Ukraine’s economy in good shape
Ukraine emerges from 2019 in a stable economic shape. GDP growth was at 3.5%, driven by strong domestic demand, despite two elections being held in 2019. Due to strong inflow of foreign capital to the domestic bond market, the Hryvnia appreciated by 16% against the US dollar. Inflation was at 4.1% and thus for the first time within the National Bank’s target range, allowing a gradual reduction of the policy rate. Both the current account and budget deficits are under control at ca. 3% and 2% of GDP, respectively.
The new Russia-Ukraine gas agreements
Gas negotiations between Russia and Ukraine were ultimately successful: a package of agreements has been reached which allow Russian gas to be transported through Ukraine for five years at a roughly 50% level compared to average volumes of the past five years. Enabling factors included the successful unbundling process of Naftogaz in a race against time, Ukraine’s focus on achieving short-term gains, Russia’s willingness to bend to the Stockholm arbitration awards payment. With sanctions from the United States on Nord Stream 2, Russia was plunged into uncertainty over the opening of this alternative route and compelled to secure a longer and larger deal with Ukraine than it initially considered. Next issues to watch for are two remaining legal disputes, Gazprom’s possible direct gas supplies to Ukraine, and the fate of the Yamal-Europe transit pipeline.
Labour migration from Ukraine: A mixed blessing
Significant changes in patterns of labour migration from Ukraine have occurred since 2014. There has been a direction change of migrant streams from East to West and an overall increase of labour migration. The total number of labour migrants from Ukraine in the beginning of 2017 was at least 2 million. Out of these, at least 500,000 were in Poland and a further increase of this migrant stock by 200,000 migrants per year in 2017 and 2018 appears credible. Remittances of labour migrants amounted to ca. USD 11 bn in 2018, around 8% of GDP.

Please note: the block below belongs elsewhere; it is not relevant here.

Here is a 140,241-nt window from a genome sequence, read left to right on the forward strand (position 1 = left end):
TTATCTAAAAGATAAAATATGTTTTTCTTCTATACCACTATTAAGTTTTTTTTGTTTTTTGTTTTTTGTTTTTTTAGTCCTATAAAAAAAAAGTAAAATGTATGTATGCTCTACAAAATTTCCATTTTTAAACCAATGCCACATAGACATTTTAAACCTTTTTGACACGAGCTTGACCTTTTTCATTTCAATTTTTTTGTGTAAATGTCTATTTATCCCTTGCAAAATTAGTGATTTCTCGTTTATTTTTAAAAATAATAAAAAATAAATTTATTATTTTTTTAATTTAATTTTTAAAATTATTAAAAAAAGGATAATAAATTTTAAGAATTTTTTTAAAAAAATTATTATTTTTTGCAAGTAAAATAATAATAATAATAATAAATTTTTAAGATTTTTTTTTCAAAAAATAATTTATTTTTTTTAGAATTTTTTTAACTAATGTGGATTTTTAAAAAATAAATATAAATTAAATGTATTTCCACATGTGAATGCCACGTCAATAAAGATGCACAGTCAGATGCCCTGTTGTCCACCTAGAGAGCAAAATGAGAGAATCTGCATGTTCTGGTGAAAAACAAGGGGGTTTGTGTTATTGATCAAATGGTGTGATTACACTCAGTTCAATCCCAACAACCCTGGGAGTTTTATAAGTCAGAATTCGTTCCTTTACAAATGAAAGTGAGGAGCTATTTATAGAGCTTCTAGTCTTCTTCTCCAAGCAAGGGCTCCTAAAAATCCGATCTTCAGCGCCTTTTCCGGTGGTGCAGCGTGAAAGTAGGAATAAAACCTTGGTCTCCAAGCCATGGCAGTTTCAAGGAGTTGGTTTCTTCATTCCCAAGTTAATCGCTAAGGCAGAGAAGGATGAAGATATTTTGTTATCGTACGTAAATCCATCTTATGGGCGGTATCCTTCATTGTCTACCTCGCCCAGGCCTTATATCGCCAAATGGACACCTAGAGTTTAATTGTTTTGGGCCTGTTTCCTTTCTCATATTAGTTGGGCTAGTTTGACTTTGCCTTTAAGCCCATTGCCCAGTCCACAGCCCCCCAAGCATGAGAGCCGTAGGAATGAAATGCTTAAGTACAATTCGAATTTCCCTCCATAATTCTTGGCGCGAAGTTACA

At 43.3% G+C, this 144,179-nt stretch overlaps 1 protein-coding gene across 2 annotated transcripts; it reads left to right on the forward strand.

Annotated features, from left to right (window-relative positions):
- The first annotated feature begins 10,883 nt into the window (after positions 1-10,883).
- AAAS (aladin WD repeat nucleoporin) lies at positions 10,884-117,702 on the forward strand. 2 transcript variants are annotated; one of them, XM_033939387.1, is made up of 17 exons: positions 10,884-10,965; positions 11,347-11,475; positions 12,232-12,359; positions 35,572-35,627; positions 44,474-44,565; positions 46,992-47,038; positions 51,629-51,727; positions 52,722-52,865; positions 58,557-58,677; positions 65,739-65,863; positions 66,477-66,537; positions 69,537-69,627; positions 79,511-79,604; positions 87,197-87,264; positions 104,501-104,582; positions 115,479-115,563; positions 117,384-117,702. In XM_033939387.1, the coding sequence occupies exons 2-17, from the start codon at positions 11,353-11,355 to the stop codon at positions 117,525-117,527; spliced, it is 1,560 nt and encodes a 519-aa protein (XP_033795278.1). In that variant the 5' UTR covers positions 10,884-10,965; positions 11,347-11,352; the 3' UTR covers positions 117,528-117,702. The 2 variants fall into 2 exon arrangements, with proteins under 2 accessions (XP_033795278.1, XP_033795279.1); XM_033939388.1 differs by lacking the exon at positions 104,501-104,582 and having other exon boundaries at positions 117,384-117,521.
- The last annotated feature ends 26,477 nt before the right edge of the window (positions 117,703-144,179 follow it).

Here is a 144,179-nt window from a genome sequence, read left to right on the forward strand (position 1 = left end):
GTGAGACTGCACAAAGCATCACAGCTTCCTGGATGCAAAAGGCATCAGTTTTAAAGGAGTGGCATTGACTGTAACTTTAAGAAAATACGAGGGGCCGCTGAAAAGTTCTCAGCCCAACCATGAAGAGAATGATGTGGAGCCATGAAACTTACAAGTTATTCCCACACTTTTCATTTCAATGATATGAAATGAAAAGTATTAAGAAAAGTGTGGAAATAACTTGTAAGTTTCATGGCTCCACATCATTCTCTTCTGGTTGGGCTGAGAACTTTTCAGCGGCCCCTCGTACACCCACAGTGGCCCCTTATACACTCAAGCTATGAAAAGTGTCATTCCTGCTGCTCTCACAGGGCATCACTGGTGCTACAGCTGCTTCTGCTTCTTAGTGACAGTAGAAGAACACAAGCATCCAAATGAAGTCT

The new government plan: It’s not the destination, it’s the journey
Ukraine’s new government has recently unveiled its 5-year Action Programme, which sets its priorities in the economic and social sphere. While some targets like obtaining USD 50 bn of FDI inflows or reaching a foreign credit of “A-“ look (over-)ambitious, other targets like the reduction of the public debt to GDP or the diversification of borrowing into local currency look quite realistic. It is also very positive that budget planning is done with a conservative approach. Regardless of the ultimate achievement of all indicators, the focus should be on the implementation of key reforms underlying this programme.
New trade barriers in the steel market: Limited impact on Ukraine
Following the introduction of an additional 25% customs duty on selected steel imports by the USA in 2018, the EU and other markets responded by imposing their own safeguard measures. Especially the measures of the USA and EU matter for Ukraine: While the EU is Ukraine’s primary destination market for steel products with a share of 38% of steel exports, the USA are the third most important market, with a share of 8%. Steel remains a key export good of Ukraine, accounting for 23% of total goods exports in 2018.
Modern Monetary Theory: Background and implications for emerging markets
Modern Monetary Theory (MMT) is an increasingly debated economic concept. While mainly brought into the current public discussion by politicians in the US, the concept does have some hetherodox theoretical foundations, which date back to the beginning of the 20th century.
The theory claims that budget deficits can be financed by the central bank creating thereby fiscal space, whereby the monetisation of debt is not an issue of concern, as long it does not lead to high inflation. In the current discussion, the proponents foresee the potential for a massive increase in public investments (be it for a “New Green Deal” or a “Job Guarantee Programme”), essentially without creating any harm, as inflation and interest rates are considered to be at very low levels for a very long time in developed markets.
Reforming the law “On Prices” in Ukraine: Analysis and recommendations
Price controls describe all regulations directly regulating the price setting by the suppliers of goods and services on markets. They usually take the form of either direct setting of prices (or maximum/minimum thresholds) by government or of limits on the profitability margin or cost markups of goods. They form a part of a wider toolkit for governments to affect market outcomes, including competition policy, producer or product standards, direct market interventions by the state, taxes, subsidies and social transfers.
Central Bank Digital Currencies: A Survey of the Key Issues
Central bank digital currency (CBDC) is currently a hot topic, discussed in a significant number of central banks as well as in academic circles. As can be expected, there is no clear-cut definition of CBDC. Rather, there are different variants of CBDC being in discussion with mainly one feature in common: It is digital money issued by the central bank. For the purpose of this paper, we focus on CBDC on an account basis that is available for the general public. Thus, in this paper, CBDC is synonym for digital money deposited at the central bank, with every adult being entitled to hold such an account, without any limit to swap deposits against CBDC.